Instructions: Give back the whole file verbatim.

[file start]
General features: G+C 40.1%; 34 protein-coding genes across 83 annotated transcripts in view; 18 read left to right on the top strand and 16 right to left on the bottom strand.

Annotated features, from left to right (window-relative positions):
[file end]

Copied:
General features: G+C 40.1%; 34 protein-coding genes across 83 annotated transcripts in view; 18 read left to right on the top strand and 16 right to left on the bottom strand.

Annotated features, from left to right (window-relative positions):